Keith: People's Park, Inside Out
Keith: People's Park, Inside Out
Posted October 6, 1999
I had a gut reaction to steer clear every time I came near the square block of grass and trees. It was easy for me to ignore its existence. There was never a good reason for me to venture into the park's borders, and I had heard too many bad things about it.
But all that changed a few weeks ago. One of my professors at the journalism school assigned my classmates and me to volunteer at a soup kitchen and write a 600-word article about the experience.
I decided to volunteer with an organization called Food Not Bombs, which serves warm vegetarian lunches in People's Park six days a week. It's sort of an informal soup kitchen, where the cooks, kitchen and menu change every day.
On the day I volunteered, the "cook house" was the Chateau student co-op on Hillegass Ave., located a block south of the park and a block north of my house.
I arrived at Chateau around noon. There I met Craig, Cathy and a man named Dress, who wore a blue tie died dress with tennis shoes and matching blue socks.
They put me to work right away, cutting bite-sized pieces of cantaloupe for a fruit salad. The melons were covered with mold, but that didn't seem to bother the other volunteer chefs.
Apparently all the food used by Food Not Bombs has something wrong with it. They get produce from grocery stores around Berkeley that is no longer fit to sell, cut off the ugly parts and cook it up.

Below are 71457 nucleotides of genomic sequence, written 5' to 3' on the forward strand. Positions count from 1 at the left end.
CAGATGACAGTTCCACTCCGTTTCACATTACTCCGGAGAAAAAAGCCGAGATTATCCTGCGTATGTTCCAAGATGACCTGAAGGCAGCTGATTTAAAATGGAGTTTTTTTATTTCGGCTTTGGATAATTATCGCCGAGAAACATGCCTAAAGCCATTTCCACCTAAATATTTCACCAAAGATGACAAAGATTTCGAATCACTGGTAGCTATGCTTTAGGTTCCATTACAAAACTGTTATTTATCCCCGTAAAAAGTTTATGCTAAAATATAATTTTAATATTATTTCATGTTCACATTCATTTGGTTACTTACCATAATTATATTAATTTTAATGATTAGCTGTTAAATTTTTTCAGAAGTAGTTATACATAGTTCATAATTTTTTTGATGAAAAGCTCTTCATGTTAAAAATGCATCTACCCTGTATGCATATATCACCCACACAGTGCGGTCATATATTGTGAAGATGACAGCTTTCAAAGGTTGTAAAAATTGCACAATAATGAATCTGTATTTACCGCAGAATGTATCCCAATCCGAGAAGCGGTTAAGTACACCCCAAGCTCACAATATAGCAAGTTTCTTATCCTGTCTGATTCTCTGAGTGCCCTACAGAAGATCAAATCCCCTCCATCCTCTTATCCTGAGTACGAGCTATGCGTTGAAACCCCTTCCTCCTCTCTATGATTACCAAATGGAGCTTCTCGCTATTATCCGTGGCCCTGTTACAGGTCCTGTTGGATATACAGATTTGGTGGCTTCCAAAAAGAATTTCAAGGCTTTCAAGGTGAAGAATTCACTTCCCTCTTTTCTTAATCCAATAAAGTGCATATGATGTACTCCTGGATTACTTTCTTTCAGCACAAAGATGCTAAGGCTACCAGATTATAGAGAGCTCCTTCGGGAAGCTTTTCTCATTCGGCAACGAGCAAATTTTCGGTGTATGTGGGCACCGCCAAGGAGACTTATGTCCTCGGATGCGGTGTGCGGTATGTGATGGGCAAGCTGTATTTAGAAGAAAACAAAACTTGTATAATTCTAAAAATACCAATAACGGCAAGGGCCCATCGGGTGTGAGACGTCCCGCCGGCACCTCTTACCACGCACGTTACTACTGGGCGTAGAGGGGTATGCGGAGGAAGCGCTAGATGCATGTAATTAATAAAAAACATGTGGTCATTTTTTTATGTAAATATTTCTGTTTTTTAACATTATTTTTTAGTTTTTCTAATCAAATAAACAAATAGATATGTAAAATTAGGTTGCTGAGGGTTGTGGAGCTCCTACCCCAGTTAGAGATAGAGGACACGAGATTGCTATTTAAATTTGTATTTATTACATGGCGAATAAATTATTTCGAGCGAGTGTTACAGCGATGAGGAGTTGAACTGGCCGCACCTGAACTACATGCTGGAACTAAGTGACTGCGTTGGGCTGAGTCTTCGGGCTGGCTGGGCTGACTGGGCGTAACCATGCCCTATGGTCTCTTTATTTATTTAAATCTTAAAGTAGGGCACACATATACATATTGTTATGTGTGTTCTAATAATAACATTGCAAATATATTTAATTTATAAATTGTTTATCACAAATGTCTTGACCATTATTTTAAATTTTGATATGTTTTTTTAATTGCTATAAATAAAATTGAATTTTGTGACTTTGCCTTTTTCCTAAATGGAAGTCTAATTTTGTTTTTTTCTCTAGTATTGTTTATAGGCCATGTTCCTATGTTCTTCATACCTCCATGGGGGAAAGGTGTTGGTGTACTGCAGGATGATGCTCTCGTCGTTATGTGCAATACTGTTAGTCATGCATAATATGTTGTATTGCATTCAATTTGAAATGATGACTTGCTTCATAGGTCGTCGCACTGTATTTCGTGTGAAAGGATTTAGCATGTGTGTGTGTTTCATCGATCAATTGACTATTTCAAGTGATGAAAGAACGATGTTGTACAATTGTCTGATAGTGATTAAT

On the day I was there, the menu included a curried stir fry with potatoes, tomatoes, yellow bell peppers and cabbage; a bread stuffing with sauerkraut, stale bread and tomatoes; lentils; rice and a fruit salad with cantaloupe, peaches and strawberries. It sounds strange, it looked even stranger, and I didn't even want to know what it tasted like.
Three hours later, when all the cooking was done, we piled the food into two large carts and dragged them over to People's Park. When I stepped into the park the only thing on my mind was a desire to feed a quickly forming crowd of food-seeking people.
Before we had a chance to get the food off the cart, a huge line formed. These people were clearly expecting us. Some even had their own bowls and forks ready.
I served the fruit salad, while other volunteers picked up spoons and started dishing out the other entrees. I was amazed by how much everyone appreciated the food. Few people were picky eaters, and almost everyone asked for extra spoonfuls. Because I had seen the moldy fruits and vegetables before they were cleaned and diced, this all seemed a bit odd to me.
An older man named J J Pinto helped me understand. As he passed through the line, he said to one of the people next to him "this sure beats dumpster diving." When you put it that way, partially rotten food sounds pretty good.
As I interacted with the 100 or so people who walked past my bucket of fruit salad, I realized that there wasn't much to be afraid of. The people in People's Park are just like the rest of us. They're human too.
School is supposed to be a place where you experience new things and change your outlook on life. This assignment helped me see something that I'd glanced at from a distance for three years. People's Park is a different place when viewed from the inside out.
Tamara Keith is a student at the Graduate School of